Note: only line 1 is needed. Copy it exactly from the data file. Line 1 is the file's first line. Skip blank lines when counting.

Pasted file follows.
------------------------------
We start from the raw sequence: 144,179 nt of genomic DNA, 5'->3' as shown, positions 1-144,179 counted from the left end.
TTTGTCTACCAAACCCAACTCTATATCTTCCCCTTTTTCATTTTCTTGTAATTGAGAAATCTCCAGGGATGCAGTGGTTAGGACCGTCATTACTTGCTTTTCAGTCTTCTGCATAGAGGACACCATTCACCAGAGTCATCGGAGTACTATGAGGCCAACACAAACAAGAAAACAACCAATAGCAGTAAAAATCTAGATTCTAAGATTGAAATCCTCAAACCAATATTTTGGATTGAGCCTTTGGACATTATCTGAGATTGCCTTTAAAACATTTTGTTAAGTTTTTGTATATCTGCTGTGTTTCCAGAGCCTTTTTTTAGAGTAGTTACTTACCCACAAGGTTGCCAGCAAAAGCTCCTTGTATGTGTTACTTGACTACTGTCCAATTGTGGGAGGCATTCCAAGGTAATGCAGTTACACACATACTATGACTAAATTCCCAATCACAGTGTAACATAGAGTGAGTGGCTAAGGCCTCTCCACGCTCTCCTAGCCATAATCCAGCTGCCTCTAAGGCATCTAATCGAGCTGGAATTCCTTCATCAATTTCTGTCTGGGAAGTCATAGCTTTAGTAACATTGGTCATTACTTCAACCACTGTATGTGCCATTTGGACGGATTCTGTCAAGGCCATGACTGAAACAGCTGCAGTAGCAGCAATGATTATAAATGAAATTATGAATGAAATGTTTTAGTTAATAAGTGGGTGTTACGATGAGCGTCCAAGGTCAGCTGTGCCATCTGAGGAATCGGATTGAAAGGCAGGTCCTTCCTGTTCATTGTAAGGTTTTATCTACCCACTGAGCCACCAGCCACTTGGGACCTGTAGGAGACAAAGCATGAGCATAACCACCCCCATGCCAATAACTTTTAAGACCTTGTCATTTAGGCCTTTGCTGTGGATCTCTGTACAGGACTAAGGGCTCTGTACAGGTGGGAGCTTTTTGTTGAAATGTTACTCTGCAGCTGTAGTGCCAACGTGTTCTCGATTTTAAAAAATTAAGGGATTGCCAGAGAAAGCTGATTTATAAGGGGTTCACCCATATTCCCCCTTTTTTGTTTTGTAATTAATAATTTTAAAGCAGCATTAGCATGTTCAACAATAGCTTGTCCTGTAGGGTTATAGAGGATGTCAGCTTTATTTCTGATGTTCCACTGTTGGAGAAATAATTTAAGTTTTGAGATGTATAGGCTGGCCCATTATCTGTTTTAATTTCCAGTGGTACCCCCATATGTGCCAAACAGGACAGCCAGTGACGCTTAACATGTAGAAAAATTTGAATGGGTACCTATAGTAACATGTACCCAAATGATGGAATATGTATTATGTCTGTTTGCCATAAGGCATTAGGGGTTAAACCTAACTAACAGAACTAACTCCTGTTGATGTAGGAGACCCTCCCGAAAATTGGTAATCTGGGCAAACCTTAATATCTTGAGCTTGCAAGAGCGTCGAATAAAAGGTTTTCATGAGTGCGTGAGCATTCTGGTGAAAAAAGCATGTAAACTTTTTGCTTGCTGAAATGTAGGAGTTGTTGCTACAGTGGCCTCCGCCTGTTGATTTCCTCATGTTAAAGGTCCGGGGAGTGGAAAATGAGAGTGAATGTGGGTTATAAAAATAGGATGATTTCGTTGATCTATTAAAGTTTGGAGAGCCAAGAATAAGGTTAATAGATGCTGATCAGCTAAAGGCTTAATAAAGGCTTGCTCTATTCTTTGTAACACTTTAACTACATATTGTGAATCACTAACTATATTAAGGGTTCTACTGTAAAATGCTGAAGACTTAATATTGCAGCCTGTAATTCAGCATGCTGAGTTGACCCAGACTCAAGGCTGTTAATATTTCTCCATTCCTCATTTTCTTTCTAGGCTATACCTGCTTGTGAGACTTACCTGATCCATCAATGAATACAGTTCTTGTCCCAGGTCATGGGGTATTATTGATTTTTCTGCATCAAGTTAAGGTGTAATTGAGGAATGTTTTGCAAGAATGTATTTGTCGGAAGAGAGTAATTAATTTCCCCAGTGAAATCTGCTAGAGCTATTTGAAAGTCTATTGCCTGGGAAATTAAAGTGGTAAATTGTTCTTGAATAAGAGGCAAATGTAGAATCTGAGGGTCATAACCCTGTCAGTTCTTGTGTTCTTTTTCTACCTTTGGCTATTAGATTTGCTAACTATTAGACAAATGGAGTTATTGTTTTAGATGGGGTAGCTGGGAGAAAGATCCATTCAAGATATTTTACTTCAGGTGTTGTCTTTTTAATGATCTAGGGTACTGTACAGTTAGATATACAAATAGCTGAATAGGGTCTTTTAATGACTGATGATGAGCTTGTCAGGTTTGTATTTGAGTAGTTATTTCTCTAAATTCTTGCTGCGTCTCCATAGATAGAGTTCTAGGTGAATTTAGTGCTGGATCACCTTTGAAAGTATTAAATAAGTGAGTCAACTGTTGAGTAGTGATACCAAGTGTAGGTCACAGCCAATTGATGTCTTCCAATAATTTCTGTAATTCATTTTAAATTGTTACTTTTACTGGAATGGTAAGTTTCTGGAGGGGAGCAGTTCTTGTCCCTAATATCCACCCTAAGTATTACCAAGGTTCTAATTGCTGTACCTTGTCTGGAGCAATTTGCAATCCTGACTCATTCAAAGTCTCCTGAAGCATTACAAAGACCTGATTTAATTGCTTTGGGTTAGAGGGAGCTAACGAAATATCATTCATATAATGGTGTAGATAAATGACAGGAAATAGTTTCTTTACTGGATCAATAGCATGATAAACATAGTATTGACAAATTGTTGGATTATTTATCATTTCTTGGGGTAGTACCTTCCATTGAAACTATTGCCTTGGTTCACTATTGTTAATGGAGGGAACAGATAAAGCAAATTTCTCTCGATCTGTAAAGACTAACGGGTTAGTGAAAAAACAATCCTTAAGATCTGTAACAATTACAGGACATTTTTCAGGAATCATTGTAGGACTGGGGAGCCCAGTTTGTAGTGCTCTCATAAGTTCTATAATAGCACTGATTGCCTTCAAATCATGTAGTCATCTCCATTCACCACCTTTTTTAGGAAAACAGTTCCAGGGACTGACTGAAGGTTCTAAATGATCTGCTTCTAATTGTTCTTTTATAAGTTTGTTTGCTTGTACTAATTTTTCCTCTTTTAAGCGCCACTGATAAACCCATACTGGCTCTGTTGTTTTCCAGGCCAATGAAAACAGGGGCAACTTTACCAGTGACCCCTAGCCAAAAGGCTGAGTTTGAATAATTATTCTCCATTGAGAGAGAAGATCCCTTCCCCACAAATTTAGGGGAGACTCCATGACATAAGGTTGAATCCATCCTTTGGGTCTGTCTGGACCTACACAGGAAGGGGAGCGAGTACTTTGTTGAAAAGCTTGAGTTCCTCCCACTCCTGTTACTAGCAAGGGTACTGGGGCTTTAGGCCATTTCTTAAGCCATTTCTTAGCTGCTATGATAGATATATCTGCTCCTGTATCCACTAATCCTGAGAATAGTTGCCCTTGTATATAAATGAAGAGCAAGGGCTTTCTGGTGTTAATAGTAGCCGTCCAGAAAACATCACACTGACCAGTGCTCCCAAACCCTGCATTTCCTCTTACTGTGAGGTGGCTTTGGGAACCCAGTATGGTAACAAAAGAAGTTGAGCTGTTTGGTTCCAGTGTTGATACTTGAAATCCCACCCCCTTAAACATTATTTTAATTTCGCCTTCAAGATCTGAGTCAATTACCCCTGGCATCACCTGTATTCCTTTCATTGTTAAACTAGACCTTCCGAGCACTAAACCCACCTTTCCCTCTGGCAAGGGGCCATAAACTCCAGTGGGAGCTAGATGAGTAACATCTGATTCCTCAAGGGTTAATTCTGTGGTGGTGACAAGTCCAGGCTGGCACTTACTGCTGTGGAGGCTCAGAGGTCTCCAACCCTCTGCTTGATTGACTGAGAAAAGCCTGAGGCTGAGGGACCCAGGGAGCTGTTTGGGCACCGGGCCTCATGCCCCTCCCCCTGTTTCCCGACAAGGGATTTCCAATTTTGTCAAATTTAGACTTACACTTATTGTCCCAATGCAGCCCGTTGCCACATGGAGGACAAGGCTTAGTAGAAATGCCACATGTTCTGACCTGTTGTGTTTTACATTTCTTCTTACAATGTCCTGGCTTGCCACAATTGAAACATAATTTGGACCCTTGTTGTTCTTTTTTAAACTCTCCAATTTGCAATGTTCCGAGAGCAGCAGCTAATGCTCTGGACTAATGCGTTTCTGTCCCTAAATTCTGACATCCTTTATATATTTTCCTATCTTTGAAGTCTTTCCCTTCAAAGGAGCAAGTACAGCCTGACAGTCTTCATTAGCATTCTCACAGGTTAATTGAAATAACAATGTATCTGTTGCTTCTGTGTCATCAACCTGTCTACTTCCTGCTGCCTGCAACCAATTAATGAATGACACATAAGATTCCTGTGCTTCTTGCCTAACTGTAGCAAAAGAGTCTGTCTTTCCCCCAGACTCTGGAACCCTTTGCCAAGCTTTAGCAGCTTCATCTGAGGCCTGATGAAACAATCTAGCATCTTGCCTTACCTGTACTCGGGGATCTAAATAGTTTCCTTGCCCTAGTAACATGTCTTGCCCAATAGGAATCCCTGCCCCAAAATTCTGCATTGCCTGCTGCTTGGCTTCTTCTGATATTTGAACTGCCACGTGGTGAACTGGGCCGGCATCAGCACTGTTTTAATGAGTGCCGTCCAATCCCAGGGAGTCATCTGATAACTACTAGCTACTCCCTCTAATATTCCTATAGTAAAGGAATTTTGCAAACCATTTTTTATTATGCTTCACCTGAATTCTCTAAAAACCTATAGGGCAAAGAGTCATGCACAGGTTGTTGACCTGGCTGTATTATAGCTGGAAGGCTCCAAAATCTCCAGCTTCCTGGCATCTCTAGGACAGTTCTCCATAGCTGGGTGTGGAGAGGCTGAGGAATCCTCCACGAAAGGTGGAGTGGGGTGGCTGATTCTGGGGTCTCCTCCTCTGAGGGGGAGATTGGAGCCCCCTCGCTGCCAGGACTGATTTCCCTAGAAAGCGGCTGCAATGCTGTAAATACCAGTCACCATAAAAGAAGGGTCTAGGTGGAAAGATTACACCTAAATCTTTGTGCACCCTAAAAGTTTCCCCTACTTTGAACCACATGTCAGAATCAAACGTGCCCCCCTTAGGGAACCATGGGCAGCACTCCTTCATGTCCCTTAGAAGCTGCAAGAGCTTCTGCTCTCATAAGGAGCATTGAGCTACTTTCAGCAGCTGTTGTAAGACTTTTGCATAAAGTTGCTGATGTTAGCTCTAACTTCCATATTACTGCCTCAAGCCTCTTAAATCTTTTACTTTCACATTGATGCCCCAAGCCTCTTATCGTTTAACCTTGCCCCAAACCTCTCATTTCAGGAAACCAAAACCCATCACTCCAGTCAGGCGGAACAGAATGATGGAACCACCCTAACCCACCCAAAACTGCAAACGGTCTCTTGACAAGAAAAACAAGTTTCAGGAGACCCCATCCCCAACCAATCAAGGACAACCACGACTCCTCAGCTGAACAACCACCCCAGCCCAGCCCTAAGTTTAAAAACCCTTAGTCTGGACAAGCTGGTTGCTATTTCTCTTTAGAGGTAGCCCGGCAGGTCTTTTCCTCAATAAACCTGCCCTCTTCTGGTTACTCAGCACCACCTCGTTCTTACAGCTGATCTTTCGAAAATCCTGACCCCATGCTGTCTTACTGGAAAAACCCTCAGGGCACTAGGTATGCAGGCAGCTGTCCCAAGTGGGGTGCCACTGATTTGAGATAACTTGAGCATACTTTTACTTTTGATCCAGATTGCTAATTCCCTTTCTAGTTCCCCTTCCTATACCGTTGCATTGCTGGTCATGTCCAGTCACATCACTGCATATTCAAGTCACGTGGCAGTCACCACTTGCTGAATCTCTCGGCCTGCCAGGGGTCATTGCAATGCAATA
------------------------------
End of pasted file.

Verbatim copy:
We start from the raw sequence: 144,179 nt of genomic DNA, 5'->3' as shown, positions 1-144,179 counted from the left end.